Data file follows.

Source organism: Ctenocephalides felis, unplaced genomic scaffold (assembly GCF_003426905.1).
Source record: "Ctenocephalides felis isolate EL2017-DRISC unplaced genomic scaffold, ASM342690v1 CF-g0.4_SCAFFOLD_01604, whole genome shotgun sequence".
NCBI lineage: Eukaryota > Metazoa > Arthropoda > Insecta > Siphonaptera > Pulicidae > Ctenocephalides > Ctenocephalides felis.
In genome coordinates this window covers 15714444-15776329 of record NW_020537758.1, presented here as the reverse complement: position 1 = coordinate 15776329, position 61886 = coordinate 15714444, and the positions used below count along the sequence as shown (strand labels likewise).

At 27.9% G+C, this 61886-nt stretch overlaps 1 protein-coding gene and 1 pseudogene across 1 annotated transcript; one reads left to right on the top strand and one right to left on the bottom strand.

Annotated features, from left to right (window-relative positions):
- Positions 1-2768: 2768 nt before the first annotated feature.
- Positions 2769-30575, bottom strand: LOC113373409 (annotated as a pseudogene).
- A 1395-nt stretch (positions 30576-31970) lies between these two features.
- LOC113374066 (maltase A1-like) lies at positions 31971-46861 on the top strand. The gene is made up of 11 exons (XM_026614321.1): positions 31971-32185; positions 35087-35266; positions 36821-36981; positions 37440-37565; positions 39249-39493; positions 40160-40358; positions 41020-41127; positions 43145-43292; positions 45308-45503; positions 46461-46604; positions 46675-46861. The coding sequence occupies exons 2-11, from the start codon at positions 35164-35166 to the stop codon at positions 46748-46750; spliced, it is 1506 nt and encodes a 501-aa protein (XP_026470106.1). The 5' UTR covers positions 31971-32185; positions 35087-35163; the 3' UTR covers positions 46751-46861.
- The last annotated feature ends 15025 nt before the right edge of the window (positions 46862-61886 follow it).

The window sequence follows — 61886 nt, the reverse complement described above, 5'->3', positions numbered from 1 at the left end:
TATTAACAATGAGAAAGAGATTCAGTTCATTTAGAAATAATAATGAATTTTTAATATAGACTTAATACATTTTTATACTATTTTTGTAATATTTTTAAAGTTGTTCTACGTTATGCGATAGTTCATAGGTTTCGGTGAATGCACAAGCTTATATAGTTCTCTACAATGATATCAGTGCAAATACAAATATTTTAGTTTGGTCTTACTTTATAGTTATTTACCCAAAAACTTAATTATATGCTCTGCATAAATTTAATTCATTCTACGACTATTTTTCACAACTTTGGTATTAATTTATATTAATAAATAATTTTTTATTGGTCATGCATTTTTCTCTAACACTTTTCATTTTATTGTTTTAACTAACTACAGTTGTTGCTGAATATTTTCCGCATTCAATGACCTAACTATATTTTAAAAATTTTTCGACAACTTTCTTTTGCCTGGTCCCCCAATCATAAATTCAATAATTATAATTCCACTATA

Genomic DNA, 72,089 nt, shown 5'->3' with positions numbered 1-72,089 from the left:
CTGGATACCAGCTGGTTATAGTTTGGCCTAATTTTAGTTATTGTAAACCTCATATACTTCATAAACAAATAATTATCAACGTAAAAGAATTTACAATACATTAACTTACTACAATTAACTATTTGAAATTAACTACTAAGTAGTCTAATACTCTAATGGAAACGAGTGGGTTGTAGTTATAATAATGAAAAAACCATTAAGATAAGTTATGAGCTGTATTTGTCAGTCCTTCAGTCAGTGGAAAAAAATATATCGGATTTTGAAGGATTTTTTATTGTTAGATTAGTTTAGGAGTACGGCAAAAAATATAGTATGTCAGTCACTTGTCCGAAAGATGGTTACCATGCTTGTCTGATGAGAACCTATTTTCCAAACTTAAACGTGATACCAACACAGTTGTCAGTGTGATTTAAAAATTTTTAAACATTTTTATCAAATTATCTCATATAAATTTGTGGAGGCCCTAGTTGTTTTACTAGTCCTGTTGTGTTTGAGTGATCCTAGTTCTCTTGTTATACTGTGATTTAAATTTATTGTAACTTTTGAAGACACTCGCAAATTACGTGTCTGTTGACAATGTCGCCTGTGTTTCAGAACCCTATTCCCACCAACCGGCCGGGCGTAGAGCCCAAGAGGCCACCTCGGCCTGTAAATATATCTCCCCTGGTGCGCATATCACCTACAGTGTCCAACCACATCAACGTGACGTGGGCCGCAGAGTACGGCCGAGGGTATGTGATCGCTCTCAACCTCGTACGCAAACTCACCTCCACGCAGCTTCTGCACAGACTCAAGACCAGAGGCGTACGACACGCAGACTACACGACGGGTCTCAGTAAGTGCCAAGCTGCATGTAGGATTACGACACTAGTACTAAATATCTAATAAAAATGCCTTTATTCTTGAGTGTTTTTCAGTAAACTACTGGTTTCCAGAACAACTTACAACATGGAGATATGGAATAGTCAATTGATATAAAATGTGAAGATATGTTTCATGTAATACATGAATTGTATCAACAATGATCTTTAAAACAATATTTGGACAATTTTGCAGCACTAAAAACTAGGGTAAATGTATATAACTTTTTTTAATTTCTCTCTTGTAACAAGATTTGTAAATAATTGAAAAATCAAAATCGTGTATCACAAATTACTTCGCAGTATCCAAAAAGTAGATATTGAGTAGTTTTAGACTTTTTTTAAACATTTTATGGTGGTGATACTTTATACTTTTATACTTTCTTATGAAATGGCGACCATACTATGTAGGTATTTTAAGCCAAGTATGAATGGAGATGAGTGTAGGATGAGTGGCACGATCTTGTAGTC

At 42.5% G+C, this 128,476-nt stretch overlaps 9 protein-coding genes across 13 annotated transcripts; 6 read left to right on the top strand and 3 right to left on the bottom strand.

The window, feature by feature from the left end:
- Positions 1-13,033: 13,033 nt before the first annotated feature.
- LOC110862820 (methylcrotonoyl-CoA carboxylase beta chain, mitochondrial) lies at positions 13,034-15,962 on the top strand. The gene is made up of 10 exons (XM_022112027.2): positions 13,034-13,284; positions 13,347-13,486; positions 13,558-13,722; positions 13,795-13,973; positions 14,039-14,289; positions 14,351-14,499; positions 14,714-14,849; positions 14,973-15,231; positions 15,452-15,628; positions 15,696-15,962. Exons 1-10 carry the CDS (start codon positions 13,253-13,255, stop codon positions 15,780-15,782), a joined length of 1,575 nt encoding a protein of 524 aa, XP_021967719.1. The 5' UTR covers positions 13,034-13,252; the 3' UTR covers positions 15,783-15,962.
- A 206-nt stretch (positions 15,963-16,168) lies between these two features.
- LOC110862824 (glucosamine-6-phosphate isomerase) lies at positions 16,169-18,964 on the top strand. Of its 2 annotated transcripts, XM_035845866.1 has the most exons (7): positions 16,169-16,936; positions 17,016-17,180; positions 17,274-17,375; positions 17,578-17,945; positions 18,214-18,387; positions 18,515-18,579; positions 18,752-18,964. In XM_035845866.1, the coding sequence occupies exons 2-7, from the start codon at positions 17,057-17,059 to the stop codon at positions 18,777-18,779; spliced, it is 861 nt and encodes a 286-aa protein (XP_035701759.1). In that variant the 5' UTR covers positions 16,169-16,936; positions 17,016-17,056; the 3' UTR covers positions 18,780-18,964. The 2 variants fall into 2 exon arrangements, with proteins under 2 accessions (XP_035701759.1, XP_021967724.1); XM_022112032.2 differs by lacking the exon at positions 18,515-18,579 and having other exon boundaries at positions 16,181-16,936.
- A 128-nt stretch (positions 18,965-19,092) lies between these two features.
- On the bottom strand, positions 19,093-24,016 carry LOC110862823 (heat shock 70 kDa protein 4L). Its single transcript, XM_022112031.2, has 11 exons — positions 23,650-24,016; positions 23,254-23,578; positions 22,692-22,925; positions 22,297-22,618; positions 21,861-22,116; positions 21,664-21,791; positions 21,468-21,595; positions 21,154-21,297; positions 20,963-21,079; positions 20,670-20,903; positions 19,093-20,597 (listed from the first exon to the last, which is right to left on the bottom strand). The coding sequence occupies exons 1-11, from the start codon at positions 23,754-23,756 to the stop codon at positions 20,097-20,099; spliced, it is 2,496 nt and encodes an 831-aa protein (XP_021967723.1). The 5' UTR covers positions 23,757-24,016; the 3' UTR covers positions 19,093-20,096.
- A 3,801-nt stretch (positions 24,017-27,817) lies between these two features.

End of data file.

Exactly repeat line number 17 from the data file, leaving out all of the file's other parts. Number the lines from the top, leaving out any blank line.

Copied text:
The window, feature by feature from the left end: